“The brain appears to possess a special area which we might call poetic memory and which records everything that charms or touches us, that makes our lives beautiful ... Love begins with a metaphor. Which is to say, love begins at the point when a woman enters her first word into our poetic memory.”
Tomas is a respected surgeon and intellectual, defying monogamy he is having affairs with countless women whilst his faithful wife Tereza needs to hold his hand to sleep at night. After striking up an affair with the artist Sabina, herself having an affair with Franz, Tomas finds himself simultaneously in love with two women and wondering just how that is possible. Examining life, love, and politics The Unbearable Lightness of Being uncovers these four overlapping lives as they struggle with life in Soviet Czechoslovakia in the 1960s and 70s: the secret police knowing your most intimate details is a given.
For me, this was one of those books which everybody tells you to read immediately and yet for some reason it’s taken me until now to actually read it. I didn’t really know what to expect: the title doesn’t really give away much of the plot. It is a wonderful prose which jumps around between characters, narrators, time periods, and view-points.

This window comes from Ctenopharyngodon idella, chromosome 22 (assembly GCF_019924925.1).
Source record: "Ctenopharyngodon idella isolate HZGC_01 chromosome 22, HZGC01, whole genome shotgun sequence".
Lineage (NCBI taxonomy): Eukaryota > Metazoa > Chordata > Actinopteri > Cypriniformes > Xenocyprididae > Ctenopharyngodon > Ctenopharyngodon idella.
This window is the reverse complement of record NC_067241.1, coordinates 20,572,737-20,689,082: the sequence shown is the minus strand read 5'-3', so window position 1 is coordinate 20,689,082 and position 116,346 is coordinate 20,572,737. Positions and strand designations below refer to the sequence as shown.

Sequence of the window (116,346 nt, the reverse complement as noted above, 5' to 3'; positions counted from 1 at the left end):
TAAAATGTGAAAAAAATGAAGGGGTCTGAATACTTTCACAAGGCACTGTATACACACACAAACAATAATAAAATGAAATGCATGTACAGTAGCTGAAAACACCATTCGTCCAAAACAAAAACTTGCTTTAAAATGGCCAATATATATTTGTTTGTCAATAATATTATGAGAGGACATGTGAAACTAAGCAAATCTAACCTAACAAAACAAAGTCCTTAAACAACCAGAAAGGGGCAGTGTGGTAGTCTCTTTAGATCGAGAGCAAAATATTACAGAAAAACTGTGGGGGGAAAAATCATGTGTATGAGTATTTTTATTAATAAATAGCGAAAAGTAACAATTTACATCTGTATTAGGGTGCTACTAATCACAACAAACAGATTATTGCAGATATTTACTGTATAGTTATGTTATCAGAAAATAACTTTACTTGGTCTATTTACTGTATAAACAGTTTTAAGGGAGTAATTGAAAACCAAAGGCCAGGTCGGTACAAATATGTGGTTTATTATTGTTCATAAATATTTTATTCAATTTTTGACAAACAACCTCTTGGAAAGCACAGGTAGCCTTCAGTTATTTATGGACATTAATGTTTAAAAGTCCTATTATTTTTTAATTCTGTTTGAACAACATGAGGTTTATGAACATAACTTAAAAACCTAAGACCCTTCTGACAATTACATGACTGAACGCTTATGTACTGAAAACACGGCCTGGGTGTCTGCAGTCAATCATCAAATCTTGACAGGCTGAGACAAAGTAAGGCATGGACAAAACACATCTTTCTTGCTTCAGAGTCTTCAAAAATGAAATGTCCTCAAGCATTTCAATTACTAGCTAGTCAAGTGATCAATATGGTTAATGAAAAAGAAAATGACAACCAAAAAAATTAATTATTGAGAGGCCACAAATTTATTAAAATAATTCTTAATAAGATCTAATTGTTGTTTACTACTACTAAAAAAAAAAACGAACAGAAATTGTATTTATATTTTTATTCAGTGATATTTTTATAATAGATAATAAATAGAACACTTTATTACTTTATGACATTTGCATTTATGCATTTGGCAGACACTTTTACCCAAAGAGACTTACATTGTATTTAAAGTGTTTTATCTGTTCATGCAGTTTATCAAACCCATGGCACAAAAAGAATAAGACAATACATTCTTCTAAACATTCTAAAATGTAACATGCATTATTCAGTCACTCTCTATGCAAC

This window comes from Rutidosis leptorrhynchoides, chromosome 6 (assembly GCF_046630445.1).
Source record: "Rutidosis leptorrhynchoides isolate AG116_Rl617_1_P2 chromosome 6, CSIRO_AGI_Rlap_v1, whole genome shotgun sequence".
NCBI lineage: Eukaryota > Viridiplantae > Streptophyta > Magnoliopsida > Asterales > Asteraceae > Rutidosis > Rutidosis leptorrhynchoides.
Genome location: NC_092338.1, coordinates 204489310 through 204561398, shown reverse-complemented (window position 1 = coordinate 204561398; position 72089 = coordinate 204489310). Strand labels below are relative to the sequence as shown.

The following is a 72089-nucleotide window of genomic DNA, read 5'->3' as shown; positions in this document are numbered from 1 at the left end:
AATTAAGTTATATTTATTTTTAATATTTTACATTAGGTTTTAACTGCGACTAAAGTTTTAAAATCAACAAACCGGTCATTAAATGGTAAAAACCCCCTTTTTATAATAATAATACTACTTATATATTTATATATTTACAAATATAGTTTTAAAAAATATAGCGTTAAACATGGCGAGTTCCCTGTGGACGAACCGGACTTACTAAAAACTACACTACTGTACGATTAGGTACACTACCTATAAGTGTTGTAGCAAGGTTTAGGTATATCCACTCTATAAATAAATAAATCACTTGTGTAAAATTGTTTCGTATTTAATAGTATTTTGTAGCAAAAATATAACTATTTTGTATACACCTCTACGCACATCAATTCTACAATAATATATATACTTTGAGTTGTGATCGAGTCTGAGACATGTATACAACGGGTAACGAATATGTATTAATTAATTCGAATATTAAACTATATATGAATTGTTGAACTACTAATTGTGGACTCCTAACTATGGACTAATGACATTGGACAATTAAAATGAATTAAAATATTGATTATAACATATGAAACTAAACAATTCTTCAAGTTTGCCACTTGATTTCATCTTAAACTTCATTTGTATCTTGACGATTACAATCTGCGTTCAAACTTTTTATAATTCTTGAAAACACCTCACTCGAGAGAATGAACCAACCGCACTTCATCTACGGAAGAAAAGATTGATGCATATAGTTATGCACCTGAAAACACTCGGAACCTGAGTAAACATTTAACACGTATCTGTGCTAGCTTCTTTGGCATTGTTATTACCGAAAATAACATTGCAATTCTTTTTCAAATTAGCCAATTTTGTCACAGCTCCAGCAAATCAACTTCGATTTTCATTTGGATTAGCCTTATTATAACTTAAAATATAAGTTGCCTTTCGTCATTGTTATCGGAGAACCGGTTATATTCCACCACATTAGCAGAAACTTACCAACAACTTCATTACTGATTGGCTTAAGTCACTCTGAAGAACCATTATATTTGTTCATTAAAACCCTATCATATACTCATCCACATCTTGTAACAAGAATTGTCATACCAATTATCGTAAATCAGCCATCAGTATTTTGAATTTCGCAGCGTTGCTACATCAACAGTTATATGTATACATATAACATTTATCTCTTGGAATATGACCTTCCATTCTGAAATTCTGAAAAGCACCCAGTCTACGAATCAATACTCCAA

As much as I enjoyed reading the book I did find that I enjoyed it best when I read it at a much slower pace than I am used to (did anyone else find this?). I think that this is a novel which you have to be in the mood for. It isn’t a particularly light topic, despite what the title suggests, but don’t let that put you off. It is split up into a series of short and sharp chapters: short enough to keep you engaged and deep enough to make you question something you took for granted – and that, in my opinion, is bloody good writing.
Just when you think this is a novel about thinking, about deep philosophical notions, there will be a jolt back to reality as the characters encounter the problems of being an independent thinker in Communist Czechoslovakia. As Tomas wrestles between the sheets of each of his lovers he pens a letter to a new literary magazine; it is published in the ‘Letters to the Editor’ section, heavily edited and hidden away. Yet the repercussions this letter has on Tomas’ life is staggering: the dilemmas he is faced with, years after having written the letter, asked to disown it several times, his life is shaped by something which so many of us take for granted.
In essence: you should read this book, but don’t force yourself to enjoy it if you don’t, leave it, go off and read something else and come back to it years later even and try and try again. Eventually you will read it at the right time and it will be absolutely magical; any other time and it will be disastrous.
That said: if you do read it – let me know how you get on!